Nuts are chocked full of healthy nutrients. Knowing how to make them part of your diet can help you reap all kinds of health benefits.
By Kathleen Zelman, MPH, RD/LD
WebMD Weight Loss Clinic - Feature
Reviewed By Michael Smith, MD
For years, savvy dieters have shunned nuts because of their high-fat content. But dieters can rejoice. The heart-healthy fats, high fiber, and phytochemical content of nuts have catapulted these nutritious nuggets into health food heaven. The key is portion control.
Over the past several years, numerous studies have shown the healthful nature of nuts. Nuts are a powerhouse of good nutrition, packed with protein, fiber, monounsaturated fats, vitamin E, folic acid, magnesium, copper, and antioxidants. And they help reduce the risks of heart disease and diabetes and help control weight.
Bad fats that pose health problems come primarily from saturated and trans fats, neither of which are found in most nuts. Instead, most nuts are loaded with good fats: -- monounsaturated and polyunsaturated fats. Some nuts, such as walnuts, boast a rich source of heart-healthy omega-3 fatty acids, similar to salmon.
In July 2003, the FDA approved the first qualified health claim. Scientific evidence suggests but does not prove that eating 1.5 ounces per day of most nuts, as part of a diet low in saturated fat and cholesterol, may reduce the risk of heart disease, the FDA says.
Packaging for walnuts, peanuts, pecans, hazelnuts, almonds, and pistachios can now proudly make this claim. Cashews and macadamia nuts did not qualify for the health claim due to their higher fat content.
Pump Up the Heart
The healthy fats appear to be the secret nut ingredient that prevents heart disease. Adding to the power of the heart-healthy fats, the fiber in nuts has also been shown to lower cholesterol levels.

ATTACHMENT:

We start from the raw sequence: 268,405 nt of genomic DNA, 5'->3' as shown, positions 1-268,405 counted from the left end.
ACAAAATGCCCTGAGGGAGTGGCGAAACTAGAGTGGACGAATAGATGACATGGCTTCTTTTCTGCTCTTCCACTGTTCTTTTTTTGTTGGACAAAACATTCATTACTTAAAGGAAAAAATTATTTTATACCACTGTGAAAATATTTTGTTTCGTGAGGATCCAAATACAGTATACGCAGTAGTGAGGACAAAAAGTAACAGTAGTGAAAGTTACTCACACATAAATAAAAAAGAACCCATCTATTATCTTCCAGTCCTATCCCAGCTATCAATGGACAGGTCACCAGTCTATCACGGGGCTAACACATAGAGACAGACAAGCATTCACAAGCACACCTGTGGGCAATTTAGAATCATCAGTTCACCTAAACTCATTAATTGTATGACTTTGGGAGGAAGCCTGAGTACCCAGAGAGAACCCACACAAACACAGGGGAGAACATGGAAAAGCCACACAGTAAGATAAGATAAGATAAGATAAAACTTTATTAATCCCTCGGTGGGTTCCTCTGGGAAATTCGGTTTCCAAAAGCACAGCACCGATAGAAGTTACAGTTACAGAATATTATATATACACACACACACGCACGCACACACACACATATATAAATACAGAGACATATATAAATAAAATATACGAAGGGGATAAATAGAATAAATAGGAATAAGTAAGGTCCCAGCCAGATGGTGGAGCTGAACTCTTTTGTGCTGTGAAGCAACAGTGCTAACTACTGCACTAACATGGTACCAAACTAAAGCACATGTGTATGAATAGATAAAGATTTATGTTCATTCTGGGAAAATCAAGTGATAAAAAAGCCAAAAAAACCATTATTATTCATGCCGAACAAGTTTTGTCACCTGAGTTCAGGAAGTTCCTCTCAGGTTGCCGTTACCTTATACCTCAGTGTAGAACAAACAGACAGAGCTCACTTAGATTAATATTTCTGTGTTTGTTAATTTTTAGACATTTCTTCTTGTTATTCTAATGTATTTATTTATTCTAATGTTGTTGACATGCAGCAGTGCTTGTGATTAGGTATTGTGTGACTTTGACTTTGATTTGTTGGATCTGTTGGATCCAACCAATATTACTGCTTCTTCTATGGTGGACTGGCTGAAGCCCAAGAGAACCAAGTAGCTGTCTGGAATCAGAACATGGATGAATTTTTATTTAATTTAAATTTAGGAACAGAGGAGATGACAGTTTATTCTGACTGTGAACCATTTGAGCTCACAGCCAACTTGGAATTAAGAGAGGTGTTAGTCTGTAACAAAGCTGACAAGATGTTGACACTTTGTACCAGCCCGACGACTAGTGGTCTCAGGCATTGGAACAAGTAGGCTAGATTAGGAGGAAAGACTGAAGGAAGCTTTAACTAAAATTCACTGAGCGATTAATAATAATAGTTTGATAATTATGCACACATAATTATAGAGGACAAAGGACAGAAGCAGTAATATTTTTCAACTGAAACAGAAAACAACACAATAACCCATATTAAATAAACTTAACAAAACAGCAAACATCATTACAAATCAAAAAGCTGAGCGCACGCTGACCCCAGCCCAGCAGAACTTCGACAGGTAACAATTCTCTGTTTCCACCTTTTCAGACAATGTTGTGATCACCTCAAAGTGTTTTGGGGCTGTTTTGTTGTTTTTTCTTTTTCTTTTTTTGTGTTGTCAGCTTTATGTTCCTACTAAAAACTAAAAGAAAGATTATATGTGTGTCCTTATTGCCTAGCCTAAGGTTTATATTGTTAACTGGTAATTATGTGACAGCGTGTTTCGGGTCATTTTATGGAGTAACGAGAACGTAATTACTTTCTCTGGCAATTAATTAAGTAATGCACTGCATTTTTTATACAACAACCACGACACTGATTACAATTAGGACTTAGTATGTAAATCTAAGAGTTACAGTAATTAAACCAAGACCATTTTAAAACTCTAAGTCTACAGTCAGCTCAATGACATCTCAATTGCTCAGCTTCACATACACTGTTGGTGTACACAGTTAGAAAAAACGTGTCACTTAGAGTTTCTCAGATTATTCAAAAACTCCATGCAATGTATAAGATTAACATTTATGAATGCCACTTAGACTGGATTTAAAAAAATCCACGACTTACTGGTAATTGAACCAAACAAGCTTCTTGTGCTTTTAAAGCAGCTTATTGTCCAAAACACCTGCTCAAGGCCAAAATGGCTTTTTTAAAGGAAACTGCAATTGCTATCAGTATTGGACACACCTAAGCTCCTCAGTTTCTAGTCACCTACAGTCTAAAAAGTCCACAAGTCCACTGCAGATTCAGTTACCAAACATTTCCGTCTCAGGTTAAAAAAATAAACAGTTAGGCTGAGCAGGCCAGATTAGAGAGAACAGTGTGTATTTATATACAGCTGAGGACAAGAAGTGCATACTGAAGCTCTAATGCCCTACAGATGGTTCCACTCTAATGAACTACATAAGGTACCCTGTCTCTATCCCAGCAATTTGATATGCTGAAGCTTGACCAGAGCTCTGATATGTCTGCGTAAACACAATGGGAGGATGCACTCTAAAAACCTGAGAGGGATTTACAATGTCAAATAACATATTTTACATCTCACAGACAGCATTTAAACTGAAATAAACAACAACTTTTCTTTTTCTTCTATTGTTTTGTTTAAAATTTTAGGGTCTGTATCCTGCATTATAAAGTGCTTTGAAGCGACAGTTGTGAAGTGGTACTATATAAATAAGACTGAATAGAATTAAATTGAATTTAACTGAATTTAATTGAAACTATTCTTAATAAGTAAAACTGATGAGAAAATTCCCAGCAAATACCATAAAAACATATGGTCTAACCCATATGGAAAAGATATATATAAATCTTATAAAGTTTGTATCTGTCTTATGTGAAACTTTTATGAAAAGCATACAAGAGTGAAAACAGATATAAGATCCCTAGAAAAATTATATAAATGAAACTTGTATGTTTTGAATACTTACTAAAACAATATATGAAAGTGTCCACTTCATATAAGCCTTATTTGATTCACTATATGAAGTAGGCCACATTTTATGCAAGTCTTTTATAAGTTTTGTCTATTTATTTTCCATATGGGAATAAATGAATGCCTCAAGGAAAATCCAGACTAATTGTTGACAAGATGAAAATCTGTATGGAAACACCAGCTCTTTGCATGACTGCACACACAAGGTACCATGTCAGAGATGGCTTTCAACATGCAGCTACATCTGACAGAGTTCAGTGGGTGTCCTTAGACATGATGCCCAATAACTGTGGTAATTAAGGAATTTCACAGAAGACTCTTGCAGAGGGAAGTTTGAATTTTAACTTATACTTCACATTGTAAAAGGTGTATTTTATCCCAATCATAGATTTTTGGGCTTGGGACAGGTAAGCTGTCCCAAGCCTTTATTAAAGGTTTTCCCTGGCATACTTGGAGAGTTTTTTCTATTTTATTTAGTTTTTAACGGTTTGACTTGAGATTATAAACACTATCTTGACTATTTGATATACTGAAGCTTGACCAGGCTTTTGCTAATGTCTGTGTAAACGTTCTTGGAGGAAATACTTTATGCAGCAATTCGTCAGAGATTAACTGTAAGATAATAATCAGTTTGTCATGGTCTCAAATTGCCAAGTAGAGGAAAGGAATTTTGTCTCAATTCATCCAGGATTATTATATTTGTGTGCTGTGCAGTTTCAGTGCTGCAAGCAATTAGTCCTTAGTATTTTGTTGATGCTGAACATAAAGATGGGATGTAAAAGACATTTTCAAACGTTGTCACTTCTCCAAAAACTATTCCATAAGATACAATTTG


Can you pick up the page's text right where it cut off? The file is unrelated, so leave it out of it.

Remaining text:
"Our epidemiological studies have shown eating about one ounce of nuts every day will reduce the risk of heart disease in the long run by 30%," Frank Hu, MD, PhD, associate professor of nutrition and epidemiology at the Harvard School of Public Health, said in July 2003.
Nuts can also help lower LDL "bad" cholesterol and raise HDL "good" cholesterol. "Almost all types of nuts have high amounts of mono- and polyunsaturated fats, and when you substitute this kind of good fat for carbohydrates and saturated fat, your LDL will go down," Hu said.
There is an epidemic of type 2 diabetes in the U.S., but research suggests that nuts may lower the risk. Women who eat nuts at least five times a week had a 30% reduction in diabetes risk over women who never ate nuts, according to a study in the Nov. 27, 2002, issue of The Journal of the American Medical Association.
Researchers are not sure if it is the fiber, magnesium, healthy fat, or phytochemicals responsible for the lowered risk.
Dream Come True
To find a food that is delicious, nutritious, and filling is a dieter's dream.
Several studies have shown that eating small amounts of nuts helps dieters lose weight because the fiber and protein help dieters feel full longer. Dieters are less like to overeat and more successful at losing weight.